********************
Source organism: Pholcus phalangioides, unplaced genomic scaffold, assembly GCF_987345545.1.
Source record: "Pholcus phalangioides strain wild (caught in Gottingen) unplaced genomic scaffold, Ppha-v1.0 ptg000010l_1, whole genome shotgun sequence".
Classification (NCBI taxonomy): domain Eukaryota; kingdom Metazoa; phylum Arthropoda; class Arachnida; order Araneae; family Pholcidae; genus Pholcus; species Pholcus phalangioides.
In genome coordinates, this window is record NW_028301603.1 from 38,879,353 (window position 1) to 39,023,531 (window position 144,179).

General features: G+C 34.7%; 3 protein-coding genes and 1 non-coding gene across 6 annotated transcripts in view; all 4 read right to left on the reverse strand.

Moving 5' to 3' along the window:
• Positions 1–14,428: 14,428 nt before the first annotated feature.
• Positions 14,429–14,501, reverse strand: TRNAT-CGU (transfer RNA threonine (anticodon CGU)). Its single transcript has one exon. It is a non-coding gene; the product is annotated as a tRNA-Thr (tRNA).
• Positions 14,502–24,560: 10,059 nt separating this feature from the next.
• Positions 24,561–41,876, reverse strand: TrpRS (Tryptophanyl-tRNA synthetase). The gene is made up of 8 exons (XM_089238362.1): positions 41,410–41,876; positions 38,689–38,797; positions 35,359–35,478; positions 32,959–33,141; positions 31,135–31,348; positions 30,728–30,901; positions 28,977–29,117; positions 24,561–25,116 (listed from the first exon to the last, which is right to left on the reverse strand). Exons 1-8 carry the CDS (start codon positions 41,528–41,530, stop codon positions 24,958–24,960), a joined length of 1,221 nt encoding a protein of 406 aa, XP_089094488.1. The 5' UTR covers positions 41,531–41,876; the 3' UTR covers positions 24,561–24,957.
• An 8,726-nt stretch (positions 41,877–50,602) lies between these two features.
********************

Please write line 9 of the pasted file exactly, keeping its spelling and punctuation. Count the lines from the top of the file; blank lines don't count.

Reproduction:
• Positions 14,502–24,560: 10,059 nt separating this feature from the next.